Friday, July 19, 2013

Review: The Monkey Wrench Gang, by Edward Abbey


So, I’ve mentioned the Monkey Wrench Gang  a couple times already, but now that I’m through with it I might as well put a few thoughts together by way of review. What an entertaining book! It’s its own strange mix of humor and melancholy, hope and defeat, beauty and crassness.

Dubbed by Larry McMurtry as the Thoreau of the American West, Abbey can paint effortless word pictures like this one…
“He remembered the real Colorado, before damnation, when the river flowed unchained and unchanneled in the joyous floods of May and June, swollen with snow melt. Boulders crunching and clacking and grumbling, tumbling along on the river’s bedrock bed, the noise like that of grinding molars in a giant jaw.”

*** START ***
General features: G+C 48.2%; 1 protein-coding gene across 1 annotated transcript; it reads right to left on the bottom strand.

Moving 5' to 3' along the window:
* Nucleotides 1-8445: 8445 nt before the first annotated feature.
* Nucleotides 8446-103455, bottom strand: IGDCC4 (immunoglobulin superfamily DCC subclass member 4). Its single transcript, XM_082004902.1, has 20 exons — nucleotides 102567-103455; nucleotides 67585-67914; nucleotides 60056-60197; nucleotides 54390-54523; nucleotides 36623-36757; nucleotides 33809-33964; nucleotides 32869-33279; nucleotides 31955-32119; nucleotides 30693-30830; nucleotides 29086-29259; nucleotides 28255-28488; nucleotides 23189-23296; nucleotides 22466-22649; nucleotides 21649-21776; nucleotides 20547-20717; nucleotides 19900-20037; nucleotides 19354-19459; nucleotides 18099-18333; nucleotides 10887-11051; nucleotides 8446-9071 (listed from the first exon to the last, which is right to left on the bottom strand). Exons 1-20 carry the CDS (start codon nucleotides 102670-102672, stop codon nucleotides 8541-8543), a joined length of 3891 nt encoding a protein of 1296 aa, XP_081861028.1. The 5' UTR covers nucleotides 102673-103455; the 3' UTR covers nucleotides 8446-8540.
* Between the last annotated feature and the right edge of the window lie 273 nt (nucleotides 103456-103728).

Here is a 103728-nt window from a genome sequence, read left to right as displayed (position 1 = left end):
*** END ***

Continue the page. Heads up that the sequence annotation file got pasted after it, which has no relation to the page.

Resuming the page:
… and a minute later, refer to a truck’s “seared differential scrota” without batting an eyelash. The biggest coups he manages to pull off, though, are the well-drawn, memorable characters: the loveable Jack-Mormon river guide, the crude PTSD-stricken Viet Nam vet, the refined and aging surgeon, the beautiful yet aimless female Brooklyn transplant, and of course, the stunning, forbidding, alluring canyon country of southern Utah and northern Arizona, which is perhaps the most important character of all. Even the villains jump off the page and make a deep impression.

There’s plenty of pastoral contemplation coupled with truckloads of surprise and suspense, and the whole time the reader is drawn right into the characters’ eco-activist conspiracy. There are cliffhangers (like, literally) and a surprise ending that made me want to go right out and buy the sequel. (There really is one!) Anyway, I highly recommend it.




1 comment:

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